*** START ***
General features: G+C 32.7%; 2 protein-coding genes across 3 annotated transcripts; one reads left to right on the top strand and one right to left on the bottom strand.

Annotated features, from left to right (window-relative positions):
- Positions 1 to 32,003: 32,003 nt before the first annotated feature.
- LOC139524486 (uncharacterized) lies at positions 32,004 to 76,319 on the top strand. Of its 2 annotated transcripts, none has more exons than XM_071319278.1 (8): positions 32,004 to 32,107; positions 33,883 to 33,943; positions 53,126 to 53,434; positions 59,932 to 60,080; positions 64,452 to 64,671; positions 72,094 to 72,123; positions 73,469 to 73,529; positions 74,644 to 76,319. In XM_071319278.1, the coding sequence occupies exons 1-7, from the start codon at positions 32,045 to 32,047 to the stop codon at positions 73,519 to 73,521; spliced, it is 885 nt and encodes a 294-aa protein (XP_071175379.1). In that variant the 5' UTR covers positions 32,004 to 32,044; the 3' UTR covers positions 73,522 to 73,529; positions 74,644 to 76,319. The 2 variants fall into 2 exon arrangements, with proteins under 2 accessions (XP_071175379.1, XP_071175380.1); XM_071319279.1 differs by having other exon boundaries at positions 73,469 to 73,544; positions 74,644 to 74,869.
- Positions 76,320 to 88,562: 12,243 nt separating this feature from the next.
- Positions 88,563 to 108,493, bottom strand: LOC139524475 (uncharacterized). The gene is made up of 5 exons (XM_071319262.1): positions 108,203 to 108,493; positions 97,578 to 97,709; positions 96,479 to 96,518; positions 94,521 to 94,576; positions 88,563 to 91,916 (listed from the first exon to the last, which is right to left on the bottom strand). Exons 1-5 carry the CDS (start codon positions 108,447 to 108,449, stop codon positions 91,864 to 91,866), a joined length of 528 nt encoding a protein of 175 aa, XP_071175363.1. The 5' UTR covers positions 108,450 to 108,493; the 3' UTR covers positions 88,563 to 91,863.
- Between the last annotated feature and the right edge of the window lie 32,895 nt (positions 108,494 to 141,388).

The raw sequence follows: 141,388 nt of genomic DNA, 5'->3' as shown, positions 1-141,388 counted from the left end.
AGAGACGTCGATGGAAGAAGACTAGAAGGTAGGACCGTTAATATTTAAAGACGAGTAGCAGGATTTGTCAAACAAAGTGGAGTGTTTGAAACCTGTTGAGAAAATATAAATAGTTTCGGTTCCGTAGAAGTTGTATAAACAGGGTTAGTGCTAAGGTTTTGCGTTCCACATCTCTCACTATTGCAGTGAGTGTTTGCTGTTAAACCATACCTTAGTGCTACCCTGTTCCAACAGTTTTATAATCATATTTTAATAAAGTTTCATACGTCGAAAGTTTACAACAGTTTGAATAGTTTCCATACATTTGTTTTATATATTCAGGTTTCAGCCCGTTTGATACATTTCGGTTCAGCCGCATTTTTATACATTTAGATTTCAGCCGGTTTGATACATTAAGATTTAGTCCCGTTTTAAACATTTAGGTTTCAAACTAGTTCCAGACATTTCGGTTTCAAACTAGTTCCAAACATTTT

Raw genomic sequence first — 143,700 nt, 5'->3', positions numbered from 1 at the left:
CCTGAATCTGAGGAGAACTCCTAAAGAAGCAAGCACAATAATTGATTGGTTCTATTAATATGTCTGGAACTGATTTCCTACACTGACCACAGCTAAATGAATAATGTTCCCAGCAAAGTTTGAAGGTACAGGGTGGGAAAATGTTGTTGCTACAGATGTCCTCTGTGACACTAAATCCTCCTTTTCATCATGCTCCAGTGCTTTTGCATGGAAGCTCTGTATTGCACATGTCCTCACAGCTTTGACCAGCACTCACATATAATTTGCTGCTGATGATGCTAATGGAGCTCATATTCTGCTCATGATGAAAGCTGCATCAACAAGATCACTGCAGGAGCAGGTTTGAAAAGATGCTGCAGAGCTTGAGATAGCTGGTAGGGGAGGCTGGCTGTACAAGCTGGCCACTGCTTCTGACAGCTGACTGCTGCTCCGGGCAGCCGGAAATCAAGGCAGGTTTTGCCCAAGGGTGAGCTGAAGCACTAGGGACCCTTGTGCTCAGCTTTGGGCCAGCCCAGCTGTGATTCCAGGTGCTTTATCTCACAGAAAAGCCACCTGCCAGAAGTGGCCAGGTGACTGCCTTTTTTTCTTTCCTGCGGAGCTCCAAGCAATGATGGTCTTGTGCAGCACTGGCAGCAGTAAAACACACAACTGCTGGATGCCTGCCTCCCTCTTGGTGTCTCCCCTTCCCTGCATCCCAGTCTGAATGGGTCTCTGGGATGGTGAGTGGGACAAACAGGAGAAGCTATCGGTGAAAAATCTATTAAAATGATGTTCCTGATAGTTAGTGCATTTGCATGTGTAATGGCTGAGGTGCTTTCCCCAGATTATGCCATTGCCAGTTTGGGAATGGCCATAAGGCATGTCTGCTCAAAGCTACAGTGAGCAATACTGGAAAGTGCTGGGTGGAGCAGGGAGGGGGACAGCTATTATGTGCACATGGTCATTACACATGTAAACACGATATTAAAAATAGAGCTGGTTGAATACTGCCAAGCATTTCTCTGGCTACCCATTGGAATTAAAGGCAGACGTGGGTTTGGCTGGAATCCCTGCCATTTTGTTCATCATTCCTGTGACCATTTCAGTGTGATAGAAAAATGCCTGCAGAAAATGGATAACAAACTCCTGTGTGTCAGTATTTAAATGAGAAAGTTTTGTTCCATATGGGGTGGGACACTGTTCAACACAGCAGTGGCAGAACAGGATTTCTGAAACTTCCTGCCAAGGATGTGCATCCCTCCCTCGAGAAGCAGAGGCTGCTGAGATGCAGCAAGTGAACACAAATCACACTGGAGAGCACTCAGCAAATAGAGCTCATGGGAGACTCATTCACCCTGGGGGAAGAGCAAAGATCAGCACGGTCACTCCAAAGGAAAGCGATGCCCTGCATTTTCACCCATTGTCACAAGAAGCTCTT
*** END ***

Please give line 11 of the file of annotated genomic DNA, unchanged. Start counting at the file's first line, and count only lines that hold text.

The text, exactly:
CCTGAATCTGAGGAGAACTCCTAAAGAAGCAAGCACAATAATTGATTGGTTCTATTAATATGTCTGGAACTGATTTCCTACACTGACCACAGCTAAATGAATAATGTTCCCAGCAAAGTTTGAAGGTACAGGGTGGGAAAATGTTGTTGCTACAGATGTCCTCTGTGACACTAAATCCTCCTTTTCATCATGCTCCAGTGCTTTTGCATGGAAGCTCTGTATTGCACATGTCCTCACAGCTTTGACCAGCACTCACATATAATTTGCTGCTGATGATGCTAATGGAGCTCATATTCTGCTCATGATGAAAGCTGCATCAACAAGATCACTGCAGGAGCAGGTTTGAAAAGATGCTGCAGAGCTTGAGATAGCTGGTAGGGGAGGCTGGCTGTACAAGCTGGCCACTGCTTCTGACAGCTGACTGCTGCTCCGGGCAGCCGGAAATCAAGGCAGGTTTTGCCCAAGGGTGAGCTGAAGCACTAGGGACCCTTGTGCTCAGCTTTGGGCCAGCCCAGCTGTGATTCCAGGTGCTTTATCTCACAGAAAAGCCACCTGCCAGAAGTGGCCAGGTGACTGCCTTTTTTTCTTTCCTGCGGAGCTCCAAGCAATGATGGTCTTGTGCAGCACTGGCAGCAGTAAAACACACAACTGCTGGATGCCTGCCTCCCTCTTGGTGTCTCCCCTTCCCTGCATCCCAGTCTGAATGGGTCTCTGGGATGGTGAGTGGGACAAACAGGAGAAGCTATCGGTGAAAAATCTATTAAAATGATGTTCCTGATAGTTAGTGCATTTGCATGTGTAATGGCTGAGGTGCTTTCCCCAGATTATGCCATTGCCAGTTTGGGAATGGCCATAAGGCATGTCTGCTCAAAGCTACAGTGAGCAATACTGGAAAGTGCTGGGTGGAGCAGGGAGGGGGACAGCTATTATGTGCACATGGTCATTACACATGTAAACACGATATTAAAAATAGAGCTGGTTGAATACTGCCAAGCATTTCTCTGGCTACCCATTGGAATTAAAGGCAGACGTGGGTTTGGCTGGAATCCCTGCCATTTTGTTCATCATTCCTGTGACCATTTCAGTGTGATAGAAAAATGCCTGCAGAAAATGGATAACAAACTCCTGTGTGTCAGTATTTAAATGAGAAAGTTTTGTTCCATATGGGGTGGGACACTGTTCAACACAGCAGTGGCAGAACAGGATTTCTGAAACTTCCTGCCAAGGATGTGCATCCCTCCCTCGAGAAGCAGAGGCTGCTGAGATGCAGCAAGTGAACACAAATCACACTGGAGAGCACTCAGCAAATAGAGCTCATGGGAGACTCATTCACCCTGGGGGAAGAGCAAAGATCAGCACGGTCACTCCAAAGGAAAGCGATGCCCTGCATTTTCACCCATTGTCACAAGAAGCTCTT